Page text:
Are the dinosaur publishers waking up?

cell1293lrg.gifThere’s mention of a number of science blogs in the current issue of the journal Cell, in an article called “Scientists enter the Blogosphere”, by Laura Bonetta.

I’ve always considered Cell and its sister journal Neuron to be the very best of all the life science journals. Compare a Cell/ Neuron paper to a Nature/ Science paper. A paper in Nature or Science is a scientific soundbite about a set of experiments; with it comes a great deal of prestige and, perhaps, a moment in the mass media spotlight – 9 out of 10 science stories that get into the media are from one of these journals. A Cell or Neuron paper, on the other hand, is an in-depth description of the experiments with a thorough discussion of the background and the implications of the findings. Now compare the number of errata in Cell/ Neuron to the number in Nature/ Science. A large proportion of the prestigous soundbites have to be corrected soon after publication, but this is not the case for papers published in the lesser known but more scholarly journals.

So congratulations are in order to all the bloggers mentioned. It seems like the prehistoric traditional scientific publishing houses are beginning to realize the potential of weblogs. Although Nature published a list of the top 50 science blogs last year, it was meant as a novelty story. The article in Cell, together with the controversial little spectacle that took place at Retrospectacle about two weeks ago (which I should have mentioned at the time, but which I won’t go into now), show that blogs are really starting to break through into the realm once occupied solely by the publishers, who seem to recognize, at least tacitly, that blogs can be legitimate sources of scientific information.

Regarding the fair use fiasco at Retrospectacle, Nikhil Swaminathan, writing on one of Scientific American blogs, has this to say:

…do the scientists at Kasetsart University in Thailand and the US Department of Agriculture Research Service…care that their charts and graphs were used by [Shelley] Batts in a scholarly manner, but in a venue that most of us don’t feel is that scholarly?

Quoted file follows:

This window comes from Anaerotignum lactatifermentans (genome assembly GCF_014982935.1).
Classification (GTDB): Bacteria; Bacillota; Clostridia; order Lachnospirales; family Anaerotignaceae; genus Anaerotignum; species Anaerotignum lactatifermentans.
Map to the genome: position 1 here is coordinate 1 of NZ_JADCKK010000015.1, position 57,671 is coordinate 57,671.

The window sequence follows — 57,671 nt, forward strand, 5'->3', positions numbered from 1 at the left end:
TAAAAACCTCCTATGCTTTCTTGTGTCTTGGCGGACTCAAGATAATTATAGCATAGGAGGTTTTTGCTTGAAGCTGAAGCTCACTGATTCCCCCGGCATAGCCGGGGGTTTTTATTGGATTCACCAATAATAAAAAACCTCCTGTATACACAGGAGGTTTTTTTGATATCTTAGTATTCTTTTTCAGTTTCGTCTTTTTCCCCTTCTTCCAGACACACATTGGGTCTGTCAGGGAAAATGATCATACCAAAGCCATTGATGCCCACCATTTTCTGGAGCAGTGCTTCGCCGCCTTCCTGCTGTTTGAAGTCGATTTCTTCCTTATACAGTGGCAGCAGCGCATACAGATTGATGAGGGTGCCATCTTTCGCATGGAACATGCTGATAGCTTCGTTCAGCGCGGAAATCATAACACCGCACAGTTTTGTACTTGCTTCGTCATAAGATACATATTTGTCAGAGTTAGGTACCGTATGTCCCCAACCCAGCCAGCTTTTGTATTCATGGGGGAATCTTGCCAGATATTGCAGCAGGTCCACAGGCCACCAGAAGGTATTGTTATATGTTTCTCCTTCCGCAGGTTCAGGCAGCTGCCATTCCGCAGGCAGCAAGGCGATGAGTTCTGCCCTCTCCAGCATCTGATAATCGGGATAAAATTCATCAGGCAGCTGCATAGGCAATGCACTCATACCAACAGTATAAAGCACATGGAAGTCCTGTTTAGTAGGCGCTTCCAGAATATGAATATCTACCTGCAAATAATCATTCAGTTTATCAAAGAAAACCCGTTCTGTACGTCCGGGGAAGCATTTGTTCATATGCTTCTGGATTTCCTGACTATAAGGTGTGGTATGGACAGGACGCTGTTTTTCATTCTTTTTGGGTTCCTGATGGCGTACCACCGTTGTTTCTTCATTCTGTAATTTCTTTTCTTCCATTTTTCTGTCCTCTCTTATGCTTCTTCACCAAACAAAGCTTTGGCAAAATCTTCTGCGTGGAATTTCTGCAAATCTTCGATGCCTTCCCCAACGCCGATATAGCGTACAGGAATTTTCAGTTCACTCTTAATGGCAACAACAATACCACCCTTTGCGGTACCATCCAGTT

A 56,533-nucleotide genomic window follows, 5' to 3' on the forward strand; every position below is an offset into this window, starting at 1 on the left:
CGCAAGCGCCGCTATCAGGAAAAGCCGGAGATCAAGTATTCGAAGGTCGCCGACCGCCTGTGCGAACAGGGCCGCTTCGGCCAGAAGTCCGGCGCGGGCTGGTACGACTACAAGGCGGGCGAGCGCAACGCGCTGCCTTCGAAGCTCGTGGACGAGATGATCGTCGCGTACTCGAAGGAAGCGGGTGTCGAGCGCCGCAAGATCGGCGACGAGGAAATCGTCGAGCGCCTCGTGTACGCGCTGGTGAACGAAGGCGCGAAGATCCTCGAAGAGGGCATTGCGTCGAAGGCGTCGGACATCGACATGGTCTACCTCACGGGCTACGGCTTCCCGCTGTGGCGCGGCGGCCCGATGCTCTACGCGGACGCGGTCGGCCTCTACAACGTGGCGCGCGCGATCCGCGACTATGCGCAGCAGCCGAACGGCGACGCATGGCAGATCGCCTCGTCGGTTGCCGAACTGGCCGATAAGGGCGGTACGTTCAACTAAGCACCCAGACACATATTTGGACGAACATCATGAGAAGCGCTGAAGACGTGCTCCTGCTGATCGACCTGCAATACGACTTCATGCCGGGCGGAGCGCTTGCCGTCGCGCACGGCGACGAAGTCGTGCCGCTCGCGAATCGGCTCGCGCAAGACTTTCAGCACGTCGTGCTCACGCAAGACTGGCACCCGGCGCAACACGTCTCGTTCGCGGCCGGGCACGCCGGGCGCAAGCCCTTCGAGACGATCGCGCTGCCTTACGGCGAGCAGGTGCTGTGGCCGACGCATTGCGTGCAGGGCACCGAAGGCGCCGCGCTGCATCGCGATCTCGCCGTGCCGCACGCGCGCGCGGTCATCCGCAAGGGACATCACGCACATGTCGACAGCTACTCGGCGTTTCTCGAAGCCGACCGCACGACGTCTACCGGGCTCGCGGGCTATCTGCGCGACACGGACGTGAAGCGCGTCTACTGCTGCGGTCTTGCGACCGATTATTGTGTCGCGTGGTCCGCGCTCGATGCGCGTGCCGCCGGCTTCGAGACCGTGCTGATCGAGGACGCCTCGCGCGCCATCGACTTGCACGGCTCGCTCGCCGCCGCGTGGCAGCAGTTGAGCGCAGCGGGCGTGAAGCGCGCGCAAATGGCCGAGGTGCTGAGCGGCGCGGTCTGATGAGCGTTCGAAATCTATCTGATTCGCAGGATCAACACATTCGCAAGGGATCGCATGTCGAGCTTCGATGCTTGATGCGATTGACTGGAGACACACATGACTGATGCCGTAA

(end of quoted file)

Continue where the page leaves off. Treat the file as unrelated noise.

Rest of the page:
A discussion on the topic will be taking place here, on ScienceBlogs. But, I’d love to hear from some scientists to get an idea of whether the dissemination of their work via blogs is viewed as productive or not.

I have several responses to this. First, and most importantly, does Swaminathan not see that Wiley’s actions were a knee-jerk response to what they regard as a potential threat to a lucrative industry based on restricted access to scientific data? Second, has he not noticed that Shelley, and many of the others who write science blogs, are themselves scientists who are well qualified to analyze others’ data, and that quite a few science blogs are as scholarly as, if not more so, than conventional sources of scientific information such as New Scientist, the AAAS and SciAm? Third, the number of people who read Shelley’s post is probably larger than the number than who read the original paper, which was in an obscure publication called the Journal of the Science of Food and Agriculture. If I were one of the authors of the paper, I’d be overjoyed about the extra coverage that my work is getting. And finally, these comments, left on blog posts I’ve written by the senior authors of the papers discussed in the posts, may give Swaminathan some idea of whether or not “real” scientists think it is productive for people to blog about their work: Ed Boyden on this post, Ed Callaway on this one and Luca Turin on this one. There are others, but I can’t remember which posts they’re on.

5 thoughts on “Are the dinosaur publishers waking up?

  1. Exactly! I have received thanks and praise (by e-mail or in the comments of relevant posts) from people whose papers (or books or articles) I wrote about, including Elizabeth Lloyd, Chris Steele, Indrani Ganguly, Sara Aton and Eric Herzog (off the top of my head – there were more).

  2. Very nice post. Though to be fair, I don’t think the difference in the number of errata in Nature/Science is caused only by their penchant for spectacular, unexpected (and thus sometimes flawed) research. Surely, the sheer impact factor of the journal also plays in – since your work is read by a far wider audience, errors are more likely to be detected.

  3. Thank you for mentioning Scienceroll! I’m pretty sure about that the weird aim (covering the whole genome before 2082) of Gene genie resulted in such a great success. 🙂 Anyway, the next issue is due to be published this night at Scienceroll.

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